New studies claim that online video is driving viewers away from broadcast television. But at least one network thinks it may have found a way to reverse that trend.It's so much more enjoyable to watch David Letterman and Craig Ferguson on YouTube than trying to navigate around the Comedy Central Website to view Daily Show clips - and I'd usually much rather watch Daily Show Clips.
CBS inked a deal with YouTube in October, and since then has uploaded more than 300 clips. Those clips have been viewed 29.2 million times, the companies said in a press release.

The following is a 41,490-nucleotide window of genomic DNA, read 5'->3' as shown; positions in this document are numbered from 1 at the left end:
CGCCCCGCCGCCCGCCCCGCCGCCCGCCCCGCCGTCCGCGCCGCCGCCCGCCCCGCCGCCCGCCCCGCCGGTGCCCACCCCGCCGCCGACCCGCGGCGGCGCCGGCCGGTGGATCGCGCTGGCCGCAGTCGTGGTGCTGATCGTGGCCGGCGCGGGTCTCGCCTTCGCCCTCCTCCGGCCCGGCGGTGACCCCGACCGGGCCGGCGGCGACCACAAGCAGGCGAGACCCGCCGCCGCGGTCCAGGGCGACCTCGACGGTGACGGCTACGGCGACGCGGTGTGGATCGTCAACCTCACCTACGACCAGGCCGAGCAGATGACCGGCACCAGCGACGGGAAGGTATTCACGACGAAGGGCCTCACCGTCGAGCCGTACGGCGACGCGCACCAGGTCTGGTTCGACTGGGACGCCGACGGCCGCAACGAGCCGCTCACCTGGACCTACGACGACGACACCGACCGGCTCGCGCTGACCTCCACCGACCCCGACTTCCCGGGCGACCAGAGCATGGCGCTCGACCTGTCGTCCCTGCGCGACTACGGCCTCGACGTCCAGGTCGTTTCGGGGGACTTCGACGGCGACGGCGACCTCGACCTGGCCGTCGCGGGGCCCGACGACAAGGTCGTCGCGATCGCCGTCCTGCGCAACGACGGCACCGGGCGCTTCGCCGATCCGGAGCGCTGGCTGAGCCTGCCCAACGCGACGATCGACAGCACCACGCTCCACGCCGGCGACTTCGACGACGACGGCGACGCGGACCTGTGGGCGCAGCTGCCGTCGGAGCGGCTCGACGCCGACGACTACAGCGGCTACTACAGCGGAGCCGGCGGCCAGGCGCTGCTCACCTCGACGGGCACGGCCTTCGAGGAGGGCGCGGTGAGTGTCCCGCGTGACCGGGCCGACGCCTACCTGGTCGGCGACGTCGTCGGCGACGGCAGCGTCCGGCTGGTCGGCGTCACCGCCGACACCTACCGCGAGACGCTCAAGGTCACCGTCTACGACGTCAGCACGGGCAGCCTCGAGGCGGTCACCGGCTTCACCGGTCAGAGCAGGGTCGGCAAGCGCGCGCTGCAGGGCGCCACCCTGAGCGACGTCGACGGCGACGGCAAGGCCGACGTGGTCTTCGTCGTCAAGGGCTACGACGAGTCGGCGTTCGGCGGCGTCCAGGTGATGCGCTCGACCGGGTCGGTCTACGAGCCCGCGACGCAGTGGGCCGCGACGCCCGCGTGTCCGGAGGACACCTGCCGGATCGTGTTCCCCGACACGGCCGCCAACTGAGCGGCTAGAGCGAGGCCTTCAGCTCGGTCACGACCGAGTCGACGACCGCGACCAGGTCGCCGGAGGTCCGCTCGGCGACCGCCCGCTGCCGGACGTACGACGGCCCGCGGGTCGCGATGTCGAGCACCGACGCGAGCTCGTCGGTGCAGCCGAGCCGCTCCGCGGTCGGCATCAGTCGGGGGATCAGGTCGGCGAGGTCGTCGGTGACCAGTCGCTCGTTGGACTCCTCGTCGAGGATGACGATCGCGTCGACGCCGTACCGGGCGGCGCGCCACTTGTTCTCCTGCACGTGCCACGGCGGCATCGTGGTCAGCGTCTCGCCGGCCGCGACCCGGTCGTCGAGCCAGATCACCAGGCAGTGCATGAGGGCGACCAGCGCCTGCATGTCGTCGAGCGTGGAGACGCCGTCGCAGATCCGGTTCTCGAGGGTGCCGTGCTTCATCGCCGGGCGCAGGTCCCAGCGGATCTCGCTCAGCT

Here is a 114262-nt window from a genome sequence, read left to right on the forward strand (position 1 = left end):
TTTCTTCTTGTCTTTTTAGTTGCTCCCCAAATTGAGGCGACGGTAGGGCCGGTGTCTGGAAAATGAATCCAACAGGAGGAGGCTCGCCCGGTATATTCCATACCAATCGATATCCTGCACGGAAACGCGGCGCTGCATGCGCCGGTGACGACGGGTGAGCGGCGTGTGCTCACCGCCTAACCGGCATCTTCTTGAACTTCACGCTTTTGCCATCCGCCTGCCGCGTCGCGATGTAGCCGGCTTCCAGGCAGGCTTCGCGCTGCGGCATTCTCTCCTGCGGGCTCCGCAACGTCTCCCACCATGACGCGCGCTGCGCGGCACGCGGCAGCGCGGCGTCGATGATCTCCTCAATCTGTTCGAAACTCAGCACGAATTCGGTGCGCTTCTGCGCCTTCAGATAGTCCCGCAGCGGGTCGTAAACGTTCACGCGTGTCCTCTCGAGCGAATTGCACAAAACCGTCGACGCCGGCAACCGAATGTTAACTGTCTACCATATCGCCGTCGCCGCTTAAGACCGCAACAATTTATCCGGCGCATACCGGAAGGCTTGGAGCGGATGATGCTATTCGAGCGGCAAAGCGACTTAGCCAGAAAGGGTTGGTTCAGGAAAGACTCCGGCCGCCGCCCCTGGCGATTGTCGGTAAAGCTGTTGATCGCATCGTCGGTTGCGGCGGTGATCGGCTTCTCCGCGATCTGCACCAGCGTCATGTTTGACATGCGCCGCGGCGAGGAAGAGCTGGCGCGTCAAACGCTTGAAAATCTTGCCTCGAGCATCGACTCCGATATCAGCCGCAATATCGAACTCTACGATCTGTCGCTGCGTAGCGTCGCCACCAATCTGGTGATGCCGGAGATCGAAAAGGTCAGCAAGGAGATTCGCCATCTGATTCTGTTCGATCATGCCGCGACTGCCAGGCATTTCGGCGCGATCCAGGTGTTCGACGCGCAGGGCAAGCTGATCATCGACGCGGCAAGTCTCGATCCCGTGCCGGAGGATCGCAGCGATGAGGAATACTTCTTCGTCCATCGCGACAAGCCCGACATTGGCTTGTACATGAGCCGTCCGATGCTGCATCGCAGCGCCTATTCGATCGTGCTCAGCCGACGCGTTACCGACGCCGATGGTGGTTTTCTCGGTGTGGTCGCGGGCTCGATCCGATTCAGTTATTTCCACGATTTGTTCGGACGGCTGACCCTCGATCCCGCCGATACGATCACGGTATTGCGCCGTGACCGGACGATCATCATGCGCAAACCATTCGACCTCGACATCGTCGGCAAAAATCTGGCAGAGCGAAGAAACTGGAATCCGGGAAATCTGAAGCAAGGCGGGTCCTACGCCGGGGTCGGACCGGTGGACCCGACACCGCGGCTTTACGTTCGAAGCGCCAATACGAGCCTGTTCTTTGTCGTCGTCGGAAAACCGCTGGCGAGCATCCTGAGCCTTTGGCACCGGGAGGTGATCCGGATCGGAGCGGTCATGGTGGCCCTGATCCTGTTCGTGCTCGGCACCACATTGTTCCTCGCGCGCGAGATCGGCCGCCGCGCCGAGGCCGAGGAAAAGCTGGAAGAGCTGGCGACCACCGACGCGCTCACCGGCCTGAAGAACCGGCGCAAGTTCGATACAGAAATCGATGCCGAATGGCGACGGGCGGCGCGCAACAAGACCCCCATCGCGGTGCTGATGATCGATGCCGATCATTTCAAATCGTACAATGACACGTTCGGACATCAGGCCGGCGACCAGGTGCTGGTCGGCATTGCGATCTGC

But what may be more important to CBS is a related spike in ratings for the broadcast versions of the shows. "Late Show with David Letterman" has added 200,000 new viewers, and "The Late Late Show with Craig Ferguson" has gained 100,000 viewers, since the YouTube postings started.
"Professional content seeds YouTube and allows an open dialogue between established media players and a new set of viewers. We believe this inflection point is the precursor to many exciting developments as we continue to build bridges rather than construct walls," Quincy Smith, president of CBS Interactive, said in a release.
Monday, November 27, 2006
YouTube helps boost old-tube networks